Photographer Gregg Thompson had a stroke of good fortune. He wrote:
In late September, I noticed a pair of Pileated Woodpeckers on this tree trunk. It was too late in the year for them to have any chicks, and after I read a bit, I decided this was a roosting tree. It could have been a nesting site at one time, I guess.
It seems to have been constructed in the rotted center core of an otherwise healthy looking tree. I would guess the lower hole is connected to the upper one. The female was using the upper hole.
Looking at the forest around them, I can see that they have quite a few opportunities for roosting cavities. But for my purpose – photography – most of them were pretty high up in the tree. This site has the benefit of being right at my height on a steep hillside. It is really dark with all of the foliage still being on the trees.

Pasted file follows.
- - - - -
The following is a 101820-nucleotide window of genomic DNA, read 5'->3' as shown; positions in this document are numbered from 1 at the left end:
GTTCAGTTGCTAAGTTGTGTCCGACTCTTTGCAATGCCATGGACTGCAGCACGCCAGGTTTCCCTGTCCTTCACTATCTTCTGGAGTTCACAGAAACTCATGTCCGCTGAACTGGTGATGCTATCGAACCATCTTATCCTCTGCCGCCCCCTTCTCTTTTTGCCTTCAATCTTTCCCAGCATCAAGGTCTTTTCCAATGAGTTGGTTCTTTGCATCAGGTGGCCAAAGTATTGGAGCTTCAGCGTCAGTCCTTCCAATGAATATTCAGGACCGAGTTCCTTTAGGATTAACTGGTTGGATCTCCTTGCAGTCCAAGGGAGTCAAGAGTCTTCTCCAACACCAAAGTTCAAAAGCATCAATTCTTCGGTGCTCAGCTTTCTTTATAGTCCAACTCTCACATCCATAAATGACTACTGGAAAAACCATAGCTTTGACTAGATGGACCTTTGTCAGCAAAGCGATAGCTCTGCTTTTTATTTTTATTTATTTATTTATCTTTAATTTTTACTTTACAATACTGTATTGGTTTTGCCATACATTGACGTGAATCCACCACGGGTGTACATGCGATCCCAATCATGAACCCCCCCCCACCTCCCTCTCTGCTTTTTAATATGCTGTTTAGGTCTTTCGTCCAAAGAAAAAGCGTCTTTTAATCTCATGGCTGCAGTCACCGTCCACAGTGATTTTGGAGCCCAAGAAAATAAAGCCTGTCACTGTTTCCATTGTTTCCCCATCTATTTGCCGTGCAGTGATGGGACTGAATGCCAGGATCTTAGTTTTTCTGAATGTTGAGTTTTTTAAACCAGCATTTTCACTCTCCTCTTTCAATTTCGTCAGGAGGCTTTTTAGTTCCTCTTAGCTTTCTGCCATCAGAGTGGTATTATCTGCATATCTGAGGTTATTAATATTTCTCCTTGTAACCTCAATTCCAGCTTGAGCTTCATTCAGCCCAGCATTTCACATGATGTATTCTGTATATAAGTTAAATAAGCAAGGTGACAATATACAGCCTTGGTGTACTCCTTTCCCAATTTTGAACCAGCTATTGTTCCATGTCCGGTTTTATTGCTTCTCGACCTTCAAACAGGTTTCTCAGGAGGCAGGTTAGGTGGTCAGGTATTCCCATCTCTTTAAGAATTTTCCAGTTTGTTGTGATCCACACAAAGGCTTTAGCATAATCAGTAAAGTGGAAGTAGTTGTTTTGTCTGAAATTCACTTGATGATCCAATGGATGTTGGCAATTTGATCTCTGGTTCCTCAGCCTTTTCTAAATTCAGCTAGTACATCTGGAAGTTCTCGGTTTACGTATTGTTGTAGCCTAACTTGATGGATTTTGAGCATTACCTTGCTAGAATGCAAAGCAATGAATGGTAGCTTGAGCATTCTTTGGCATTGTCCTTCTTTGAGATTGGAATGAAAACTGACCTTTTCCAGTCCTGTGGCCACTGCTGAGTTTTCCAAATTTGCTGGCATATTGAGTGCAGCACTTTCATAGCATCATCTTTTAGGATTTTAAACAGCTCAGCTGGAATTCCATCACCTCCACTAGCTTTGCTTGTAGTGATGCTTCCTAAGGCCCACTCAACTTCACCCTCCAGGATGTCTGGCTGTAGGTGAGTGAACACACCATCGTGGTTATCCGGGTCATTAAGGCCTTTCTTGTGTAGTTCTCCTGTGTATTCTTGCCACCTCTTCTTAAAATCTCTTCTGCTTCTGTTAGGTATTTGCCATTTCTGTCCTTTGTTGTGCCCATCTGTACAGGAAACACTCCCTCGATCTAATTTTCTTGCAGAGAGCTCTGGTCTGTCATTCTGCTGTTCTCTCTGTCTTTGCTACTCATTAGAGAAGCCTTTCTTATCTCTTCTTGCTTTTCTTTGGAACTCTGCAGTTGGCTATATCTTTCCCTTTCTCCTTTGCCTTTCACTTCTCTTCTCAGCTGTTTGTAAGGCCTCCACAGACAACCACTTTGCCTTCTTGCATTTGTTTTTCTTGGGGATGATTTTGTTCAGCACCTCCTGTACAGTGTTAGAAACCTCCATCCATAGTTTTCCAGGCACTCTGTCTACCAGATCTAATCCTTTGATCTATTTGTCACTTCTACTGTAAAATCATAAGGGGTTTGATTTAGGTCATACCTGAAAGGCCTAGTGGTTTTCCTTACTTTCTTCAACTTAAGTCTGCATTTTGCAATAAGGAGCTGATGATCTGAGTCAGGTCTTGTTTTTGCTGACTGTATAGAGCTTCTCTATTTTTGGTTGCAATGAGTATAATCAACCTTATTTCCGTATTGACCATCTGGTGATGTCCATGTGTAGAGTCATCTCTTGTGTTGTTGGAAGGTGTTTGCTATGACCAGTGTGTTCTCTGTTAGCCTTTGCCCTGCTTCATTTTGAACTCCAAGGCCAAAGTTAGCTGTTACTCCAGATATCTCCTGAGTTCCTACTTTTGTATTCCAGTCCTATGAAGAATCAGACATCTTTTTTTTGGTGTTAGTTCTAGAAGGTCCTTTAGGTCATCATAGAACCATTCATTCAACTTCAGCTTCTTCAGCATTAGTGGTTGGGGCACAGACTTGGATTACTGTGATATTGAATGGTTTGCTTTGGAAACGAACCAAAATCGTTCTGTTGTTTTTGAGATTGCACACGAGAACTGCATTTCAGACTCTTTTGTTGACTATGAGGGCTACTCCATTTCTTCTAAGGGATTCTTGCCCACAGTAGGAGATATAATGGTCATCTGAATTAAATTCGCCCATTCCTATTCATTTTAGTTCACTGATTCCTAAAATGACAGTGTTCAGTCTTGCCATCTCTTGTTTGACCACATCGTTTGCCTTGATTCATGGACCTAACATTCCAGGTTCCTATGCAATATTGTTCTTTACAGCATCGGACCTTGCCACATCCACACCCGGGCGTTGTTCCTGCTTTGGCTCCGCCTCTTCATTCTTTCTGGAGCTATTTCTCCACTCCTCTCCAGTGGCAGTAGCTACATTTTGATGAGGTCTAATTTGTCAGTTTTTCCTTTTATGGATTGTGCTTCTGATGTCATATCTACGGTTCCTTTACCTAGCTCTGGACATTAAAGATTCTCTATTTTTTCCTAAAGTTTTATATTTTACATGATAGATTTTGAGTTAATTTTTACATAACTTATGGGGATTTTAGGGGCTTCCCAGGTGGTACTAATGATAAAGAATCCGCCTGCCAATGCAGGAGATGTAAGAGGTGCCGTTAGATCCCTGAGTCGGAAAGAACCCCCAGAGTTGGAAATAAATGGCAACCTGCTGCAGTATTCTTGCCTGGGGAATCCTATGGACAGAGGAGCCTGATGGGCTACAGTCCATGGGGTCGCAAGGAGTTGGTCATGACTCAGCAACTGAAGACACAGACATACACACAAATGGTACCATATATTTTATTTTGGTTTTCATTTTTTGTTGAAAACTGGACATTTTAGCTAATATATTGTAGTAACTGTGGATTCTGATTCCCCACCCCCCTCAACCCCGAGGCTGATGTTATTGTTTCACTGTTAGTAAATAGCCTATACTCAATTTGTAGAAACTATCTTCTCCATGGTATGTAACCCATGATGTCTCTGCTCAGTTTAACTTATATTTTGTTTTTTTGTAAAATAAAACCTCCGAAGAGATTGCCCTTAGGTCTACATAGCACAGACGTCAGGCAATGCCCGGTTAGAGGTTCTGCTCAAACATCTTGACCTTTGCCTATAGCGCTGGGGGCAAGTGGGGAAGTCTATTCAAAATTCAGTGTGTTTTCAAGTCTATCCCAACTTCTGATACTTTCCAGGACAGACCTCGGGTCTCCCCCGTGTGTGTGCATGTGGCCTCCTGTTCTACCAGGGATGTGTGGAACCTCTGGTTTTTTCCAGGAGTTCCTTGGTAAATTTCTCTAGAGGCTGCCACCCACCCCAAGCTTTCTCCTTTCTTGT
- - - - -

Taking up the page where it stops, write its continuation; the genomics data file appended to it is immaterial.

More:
Anyway, I went quite a few times, hoping to catch them in their roosting holes. So far, I've seen only one at a time in a hole, so I'm not sure if they both use the same hole, different holes, or even different holes on separate trees. I think they have multiple roosting trees, as they don't seem to use the same holes every night.
The Red-headed Woodpecker excavates cavities, too. Learn more about this bird and about how leaving a snag benefits birds and other wildlife:
Saving Snags for Red-headed Woodpeckers